It will be recognised that in all of the examples and modifications described above the cyclone underflow outlet is physically below the oil/water interface 16, and the liquid underflow from the cyclone is ducted vertically around the outside of the cyclone within a housing 21 so as to be discharged into the oil layer FIG. 11 illustrates an example of the invention in which remote ducting is utilized. The cyclone 17 has an underflow outlet chamber 28 at its lower end, the chamber 28 being defined by a cylindrical housing 29 similar to the housing 24 of FIGS. 7 and 8, but without the circumferentially disposed outlet apertures 26. The housing 29 has a single outlet port through which the liquid underflow passes into a horizontally extending outlet duct 31 lying in the water layer region of the vessel 11. At its end remote from the housing 29 the duct 31 discharges into the lower end of a cylindrical, vertically disposed outlet stack 32. The outlet stack 32 is in effect a vertically disposed pipe of circular cross-section (although its shape is not critical) the axial length of which is such that it extends upwardly from adjacent the wall 13, through the water layer, and at least into the oil layer. Within the oil layer, between the interfaces 15, 16, the wall of the outlet stack is perforated, having a plurality of circumferentially disposed apertures 33 through. which the liquid discharged from the underflow outlet 19 of the cyclone 17 percolates into the oil layer within the vessel 11.

If desired the stack 32 can be of sufficient axial length to extend upwardly into the gas layer, and can have porting at its upper end whereby gas which separates from solution within the stack 32 can pass directly into the gas layer 11.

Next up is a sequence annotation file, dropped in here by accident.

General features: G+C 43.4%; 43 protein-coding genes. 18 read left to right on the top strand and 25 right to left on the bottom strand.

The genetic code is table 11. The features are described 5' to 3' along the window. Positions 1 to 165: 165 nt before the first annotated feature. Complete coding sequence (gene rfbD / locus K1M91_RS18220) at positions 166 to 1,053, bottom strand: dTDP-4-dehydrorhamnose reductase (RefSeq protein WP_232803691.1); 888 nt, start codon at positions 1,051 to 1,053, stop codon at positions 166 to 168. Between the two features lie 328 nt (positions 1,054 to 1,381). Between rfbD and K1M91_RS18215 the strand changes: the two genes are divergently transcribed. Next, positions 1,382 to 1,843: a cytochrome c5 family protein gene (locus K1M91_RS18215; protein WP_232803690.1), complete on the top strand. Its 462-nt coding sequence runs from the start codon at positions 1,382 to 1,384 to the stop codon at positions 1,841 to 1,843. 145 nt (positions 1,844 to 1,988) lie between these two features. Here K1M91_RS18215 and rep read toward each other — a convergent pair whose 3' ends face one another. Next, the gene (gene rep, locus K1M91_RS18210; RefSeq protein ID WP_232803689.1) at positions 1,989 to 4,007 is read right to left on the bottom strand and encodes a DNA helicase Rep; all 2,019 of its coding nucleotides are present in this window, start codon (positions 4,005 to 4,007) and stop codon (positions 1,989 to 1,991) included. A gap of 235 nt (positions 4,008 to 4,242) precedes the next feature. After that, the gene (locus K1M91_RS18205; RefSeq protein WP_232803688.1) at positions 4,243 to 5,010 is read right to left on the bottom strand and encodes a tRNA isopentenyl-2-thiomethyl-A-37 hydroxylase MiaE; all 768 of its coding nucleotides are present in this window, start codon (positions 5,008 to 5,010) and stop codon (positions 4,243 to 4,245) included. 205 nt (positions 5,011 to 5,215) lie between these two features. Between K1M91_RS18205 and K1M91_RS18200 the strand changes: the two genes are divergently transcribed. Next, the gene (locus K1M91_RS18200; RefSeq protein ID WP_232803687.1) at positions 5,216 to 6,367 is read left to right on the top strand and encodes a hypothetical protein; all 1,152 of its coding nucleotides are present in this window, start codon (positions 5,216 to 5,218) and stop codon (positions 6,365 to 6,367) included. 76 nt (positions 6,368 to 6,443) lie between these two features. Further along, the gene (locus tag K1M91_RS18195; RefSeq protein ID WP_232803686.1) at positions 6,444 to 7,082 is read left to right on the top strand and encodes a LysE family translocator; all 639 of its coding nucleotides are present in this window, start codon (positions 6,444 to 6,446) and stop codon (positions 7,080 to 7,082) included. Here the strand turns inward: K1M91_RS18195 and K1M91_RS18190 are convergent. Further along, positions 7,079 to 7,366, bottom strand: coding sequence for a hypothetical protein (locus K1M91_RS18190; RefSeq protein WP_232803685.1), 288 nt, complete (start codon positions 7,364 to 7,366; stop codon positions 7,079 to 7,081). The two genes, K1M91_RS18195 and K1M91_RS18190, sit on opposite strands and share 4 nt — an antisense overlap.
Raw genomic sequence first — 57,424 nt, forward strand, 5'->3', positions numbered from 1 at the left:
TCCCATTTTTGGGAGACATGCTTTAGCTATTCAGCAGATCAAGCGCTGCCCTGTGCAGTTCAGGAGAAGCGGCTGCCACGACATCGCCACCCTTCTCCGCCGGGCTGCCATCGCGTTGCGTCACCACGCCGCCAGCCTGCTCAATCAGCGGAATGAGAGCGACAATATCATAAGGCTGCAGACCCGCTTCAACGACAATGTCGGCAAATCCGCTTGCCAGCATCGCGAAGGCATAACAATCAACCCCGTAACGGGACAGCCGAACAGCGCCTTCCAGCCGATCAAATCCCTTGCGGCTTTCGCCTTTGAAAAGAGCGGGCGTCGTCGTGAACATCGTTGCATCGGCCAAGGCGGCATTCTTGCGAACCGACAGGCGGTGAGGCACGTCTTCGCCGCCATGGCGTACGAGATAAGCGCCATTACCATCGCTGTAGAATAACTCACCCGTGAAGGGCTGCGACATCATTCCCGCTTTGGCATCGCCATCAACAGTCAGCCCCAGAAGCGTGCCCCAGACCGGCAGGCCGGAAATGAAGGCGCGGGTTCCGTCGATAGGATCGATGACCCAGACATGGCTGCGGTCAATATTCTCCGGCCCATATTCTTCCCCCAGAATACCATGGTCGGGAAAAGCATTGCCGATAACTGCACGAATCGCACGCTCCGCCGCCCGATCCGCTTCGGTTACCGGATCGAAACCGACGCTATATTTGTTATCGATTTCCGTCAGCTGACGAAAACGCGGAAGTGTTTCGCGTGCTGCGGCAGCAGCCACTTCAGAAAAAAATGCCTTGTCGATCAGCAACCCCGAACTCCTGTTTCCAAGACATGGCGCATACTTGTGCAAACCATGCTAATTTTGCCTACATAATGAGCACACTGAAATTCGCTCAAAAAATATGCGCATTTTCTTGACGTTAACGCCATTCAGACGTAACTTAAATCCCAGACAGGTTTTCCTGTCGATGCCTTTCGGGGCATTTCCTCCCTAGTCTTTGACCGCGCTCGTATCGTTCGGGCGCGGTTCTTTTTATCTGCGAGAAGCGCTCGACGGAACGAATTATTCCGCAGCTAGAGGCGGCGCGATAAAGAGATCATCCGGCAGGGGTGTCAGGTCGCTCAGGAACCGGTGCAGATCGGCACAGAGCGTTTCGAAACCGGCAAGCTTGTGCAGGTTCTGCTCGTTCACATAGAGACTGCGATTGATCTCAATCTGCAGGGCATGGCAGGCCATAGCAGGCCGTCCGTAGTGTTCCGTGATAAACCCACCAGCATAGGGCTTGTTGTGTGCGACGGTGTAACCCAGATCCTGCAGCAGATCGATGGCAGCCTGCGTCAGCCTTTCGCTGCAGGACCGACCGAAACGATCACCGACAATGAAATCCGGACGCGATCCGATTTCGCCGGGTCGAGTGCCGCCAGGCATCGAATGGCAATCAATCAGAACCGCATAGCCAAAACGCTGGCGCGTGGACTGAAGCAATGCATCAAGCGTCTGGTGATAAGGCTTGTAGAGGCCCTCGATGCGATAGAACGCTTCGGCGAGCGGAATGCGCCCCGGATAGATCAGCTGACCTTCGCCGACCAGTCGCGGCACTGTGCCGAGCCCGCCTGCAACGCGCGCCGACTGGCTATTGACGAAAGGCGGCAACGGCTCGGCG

FIG. 12 illustrates that a plurality of cyclones 17 can discharge their liquid underflows through a common, or respective ducts 31 into a common outlet stack 32. Two cyclones are illustrated in FIG. 12, both being supplied from a common inlet assembly 17 a.

It will be recognised that in most instances the duct 31 and stack 32 are sufficient to dissipate turbulence and swirl in the liquid issuing from the cyclone underflow outlets 19. However, if necessary anti-swirl devices in the form of perforated housings, baffles, vanes or the like can be incorporated to ensure that the liquid flow issuing through the apertures 33 of the stack 32, into the oil layer, is a quiescent flow.

FIG. 13 illustrates a further example of the invention quite similar to the FIG. 11 example. In FIG. 13 it can be seen that each cyclone underflow outlet 19 has an individual ducting 34 to an individual vertically extending outlet pipe 35. The outlet pipe 35, as with the stack 32 of FIG. 11, has its longitudinal axis vertical, parallel to the axis of each respective cyclone or cyclones, and spaced therefrom. The ducting 34 thus constitutes a U-shaped extension of the outlet pipe 35, and may be integral therewith. The outlet pipe 35 of the cyclone extends upwardly from the water layer region of the vessel 11 into the oil layer region and has a discharge assembly 36 at its end. The discharge assembly 36 is arranged to dissipate swirl and turbulence within the underflow from the cyclone 17 to ensure that the liquid is discharged into the oil layer in a quiescent manner. It will be recognised that by comparison with the arrangement illustrated in FIGS. 11 and 12 the ducting 34 and pipe 35 alone would not necessarily dissipate swirl and turbulence in the underflow from the cyclone 17. Thus the discharge assembly 36 will have an internal arrangement of vanes and/or baffles for controlling the liquid flow and dissipating its swirl and turbulence before it issues from the assembly 36 into the oil layer.

In the example of the invention illustrated in FIG. 14 the cyclone separator 17 includes a chamber 37 illustrated diagrammatically in FIG. 14 into which the gas/oil/water mixture is introduced tangentially in known manner firm the inlet 17 a. At its upper end, a vortex finder 38 in the form of a tube of circular cross-section extends downwardly through the upper wall of the cyclone and into the chamber 37 thus defining the gas outlet 18 of the cyclone 17. A liquid outlet pipe 39 extends coaxially through the vortex finder 38 to the lower end of the chamber 37, the lower end of the chamber 37 being closed. In use, a cyclonic action develops within the chamber 37 as a result of the tangential inlet flow, and in known manner a gas core forms around the axis of the chamber 37, that is to say around the exterior of the pipe 39.